Commissions to introduce a piece of legislation. At least 1 million citizens
from a majority of the member states need to sign an initiative for it to be
even considered by the European Commission. Hence, through this process, can citizens
become directly included with decision-making at the EU level.


Moreover, the Lisbon Treaty has also improved
the powers of the European Parliament, so that the elected representatives of
the citizens can share a greater voice in decision-making, and amplified the
role of national parliaments in law-making. National parliaments now have their
powers strengthened to consider and challenge any EU statutes that they
consider to be made at a national rather than an EU level: thus, imposing the subsidiarity principle which entitles
that decisions should be enforced at the lowest level and close to the citizens
as achievable.



Where the EU fails to be Democratic


This concept that the EU is diagnosed from a democratic deficit is extensively
advocated within academic circles.


One cause of this is that the EU seems to be too
distant from its citizens. It is widely accepted that it is too complicated for
the citizens to be efficiently involved in its decision-making and a lack of
transparency and education stops them from gaining knowledge on the nature of
the EU and how they can make a difference within the EU. Despite the Lisbon
Treaty improving the transparency, the introduction of the Citizens’ Initiative
is not projected to be efficient enough to improve the relationship between the
EU and its citizens, as it is very doubtful that numerous of citizens will be
aware of the opportunities that is available to them.


Secondly, the powers of the EP, the only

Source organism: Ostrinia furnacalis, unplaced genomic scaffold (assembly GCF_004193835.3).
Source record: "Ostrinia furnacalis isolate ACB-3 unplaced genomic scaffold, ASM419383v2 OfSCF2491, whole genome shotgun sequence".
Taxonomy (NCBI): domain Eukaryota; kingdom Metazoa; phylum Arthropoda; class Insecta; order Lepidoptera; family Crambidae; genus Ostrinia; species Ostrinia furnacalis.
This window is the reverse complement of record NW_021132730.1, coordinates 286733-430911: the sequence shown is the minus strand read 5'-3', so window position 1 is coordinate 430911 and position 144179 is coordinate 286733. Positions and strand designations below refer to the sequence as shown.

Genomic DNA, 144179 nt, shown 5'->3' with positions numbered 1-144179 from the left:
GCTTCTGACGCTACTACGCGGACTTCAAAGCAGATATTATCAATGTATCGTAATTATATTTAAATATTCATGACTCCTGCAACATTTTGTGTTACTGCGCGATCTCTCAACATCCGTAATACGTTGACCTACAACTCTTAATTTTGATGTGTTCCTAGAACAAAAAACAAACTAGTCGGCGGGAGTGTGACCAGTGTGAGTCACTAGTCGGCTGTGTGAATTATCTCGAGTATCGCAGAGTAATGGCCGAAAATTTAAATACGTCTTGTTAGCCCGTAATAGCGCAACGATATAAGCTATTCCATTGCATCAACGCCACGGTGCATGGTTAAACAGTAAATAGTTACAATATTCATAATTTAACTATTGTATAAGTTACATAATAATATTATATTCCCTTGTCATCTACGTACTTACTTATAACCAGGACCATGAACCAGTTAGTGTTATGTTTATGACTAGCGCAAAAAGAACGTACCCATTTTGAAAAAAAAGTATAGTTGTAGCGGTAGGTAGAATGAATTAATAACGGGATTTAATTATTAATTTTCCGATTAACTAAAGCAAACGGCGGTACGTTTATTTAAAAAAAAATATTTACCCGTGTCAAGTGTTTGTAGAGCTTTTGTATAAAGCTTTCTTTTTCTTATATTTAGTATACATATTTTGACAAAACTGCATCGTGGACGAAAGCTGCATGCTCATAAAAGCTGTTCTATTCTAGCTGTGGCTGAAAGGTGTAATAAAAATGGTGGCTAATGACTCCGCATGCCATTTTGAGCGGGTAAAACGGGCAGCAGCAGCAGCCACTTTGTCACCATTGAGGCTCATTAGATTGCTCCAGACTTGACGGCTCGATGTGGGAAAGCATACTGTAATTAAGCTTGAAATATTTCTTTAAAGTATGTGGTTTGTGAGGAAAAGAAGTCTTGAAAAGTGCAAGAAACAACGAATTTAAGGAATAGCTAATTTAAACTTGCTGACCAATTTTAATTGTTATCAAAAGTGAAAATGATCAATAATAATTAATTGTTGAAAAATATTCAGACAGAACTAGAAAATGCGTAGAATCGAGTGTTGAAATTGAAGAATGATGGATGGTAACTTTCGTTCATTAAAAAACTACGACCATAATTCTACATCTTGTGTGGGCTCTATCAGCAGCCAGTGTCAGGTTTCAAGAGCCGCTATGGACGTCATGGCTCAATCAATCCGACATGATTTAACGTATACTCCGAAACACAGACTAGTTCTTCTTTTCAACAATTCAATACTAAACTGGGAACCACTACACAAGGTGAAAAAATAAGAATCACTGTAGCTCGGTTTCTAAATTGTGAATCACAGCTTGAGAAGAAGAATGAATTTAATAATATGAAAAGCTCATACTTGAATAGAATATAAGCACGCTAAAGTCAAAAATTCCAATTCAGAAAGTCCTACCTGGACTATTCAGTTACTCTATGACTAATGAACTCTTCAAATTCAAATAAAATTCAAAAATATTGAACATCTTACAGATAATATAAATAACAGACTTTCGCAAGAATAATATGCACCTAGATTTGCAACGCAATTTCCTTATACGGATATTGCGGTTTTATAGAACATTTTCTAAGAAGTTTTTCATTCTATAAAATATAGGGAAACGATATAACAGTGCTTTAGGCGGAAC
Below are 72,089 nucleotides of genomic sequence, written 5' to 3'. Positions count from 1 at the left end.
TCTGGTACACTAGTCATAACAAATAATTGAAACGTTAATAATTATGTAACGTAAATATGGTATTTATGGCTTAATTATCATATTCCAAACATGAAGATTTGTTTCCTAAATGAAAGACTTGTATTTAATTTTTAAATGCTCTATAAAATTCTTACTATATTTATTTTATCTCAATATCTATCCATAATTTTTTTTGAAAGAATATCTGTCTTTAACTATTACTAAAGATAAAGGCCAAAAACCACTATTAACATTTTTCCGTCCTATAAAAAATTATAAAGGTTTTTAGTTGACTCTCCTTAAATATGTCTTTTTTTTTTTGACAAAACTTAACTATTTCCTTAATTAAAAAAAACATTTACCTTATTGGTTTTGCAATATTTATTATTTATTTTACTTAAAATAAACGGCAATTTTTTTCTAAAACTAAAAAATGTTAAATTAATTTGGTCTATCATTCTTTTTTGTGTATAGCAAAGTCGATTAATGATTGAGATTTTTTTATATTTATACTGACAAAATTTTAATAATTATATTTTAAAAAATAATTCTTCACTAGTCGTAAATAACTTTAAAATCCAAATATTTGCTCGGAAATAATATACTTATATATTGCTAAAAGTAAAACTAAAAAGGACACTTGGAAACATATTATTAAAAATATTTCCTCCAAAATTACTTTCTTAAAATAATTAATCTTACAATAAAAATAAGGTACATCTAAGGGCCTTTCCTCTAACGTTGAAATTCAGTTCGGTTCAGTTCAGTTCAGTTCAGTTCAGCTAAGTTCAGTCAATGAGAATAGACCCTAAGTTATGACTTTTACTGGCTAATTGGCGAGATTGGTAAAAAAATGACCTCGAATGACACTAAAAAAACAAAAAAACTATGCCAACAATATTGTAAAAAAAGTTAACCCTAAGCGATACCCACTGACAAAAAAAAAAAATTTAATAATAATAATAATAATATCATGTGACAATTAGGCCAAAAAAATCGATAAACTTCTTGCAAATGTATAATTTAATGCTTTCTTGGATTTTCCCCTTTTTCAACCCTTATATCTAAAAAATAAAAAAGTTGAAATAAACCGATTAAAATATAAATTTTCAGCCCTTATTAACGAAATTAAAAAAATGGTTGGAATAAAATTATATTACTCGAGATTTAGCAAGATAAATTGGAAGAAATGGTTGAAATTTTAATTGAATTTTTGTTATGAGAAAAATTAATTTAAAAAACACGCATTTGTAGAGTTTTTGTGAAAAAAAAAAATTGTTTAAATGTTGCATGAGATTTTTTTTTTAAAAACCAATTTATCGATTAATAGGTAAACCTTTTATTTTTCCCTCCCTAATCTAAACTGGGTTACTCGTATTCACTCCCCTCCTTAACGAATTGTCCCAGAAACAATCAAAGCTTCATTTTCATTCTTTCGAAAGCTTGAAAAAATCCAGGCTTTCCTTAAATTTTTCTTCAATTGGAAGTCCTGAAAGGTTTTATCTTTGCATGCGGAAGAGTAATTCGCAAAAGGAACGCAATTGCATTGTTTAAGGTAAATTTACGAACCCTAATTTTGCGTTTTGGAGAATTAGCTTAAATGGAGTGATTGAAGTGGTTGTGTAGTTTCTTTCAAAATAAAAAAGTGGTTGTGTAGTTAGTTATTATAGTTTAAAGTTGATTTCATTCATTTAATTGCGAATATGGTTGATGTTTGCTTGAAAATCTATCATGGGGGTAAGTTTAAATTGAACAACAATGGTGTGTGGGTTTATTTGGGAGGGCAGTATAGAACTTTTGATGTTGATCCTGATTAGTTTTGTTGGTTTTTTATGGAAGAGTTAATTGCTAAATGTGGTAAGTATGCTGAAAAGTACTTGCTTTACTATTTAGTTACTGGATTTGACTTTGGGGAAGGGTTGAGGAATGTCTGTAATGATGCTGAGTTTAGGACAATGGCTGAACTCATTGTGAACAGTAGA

directly elected EU institution, are weaker than any other institutions. The EP
cannot put forward legislation and only has the power to propose amendments to
statutes. Elections for the EP also suffer from a low turnout (in the UK only
34.7% of people voted in the 2009 EP election), a wide range of citizens are
not taking up the opportunity to influence the decision-making process.
Furthermore, those who do vote normally vote based on their opinions on
national issues rather than European issues, due to a sense of feeling distant
from the mechanisms of the EU.


Thirdly, the European Commission is a completely
appointed institution, not democratically elected, and it has the control of
enforcing laws: there is no opposition over who has political authority and
sets the outline at the European level. EU citizens do not receive a choice
over who is involved of this powerful body, and the Commission is only held to
account through the European Parliament. In addition, individual Commissioners
who are performing poorly cannot be removed from their position. The Commission
lacks legitimacy: it has too much power for an institution that is not even
democratically representative of the EU citizens or accountable to them.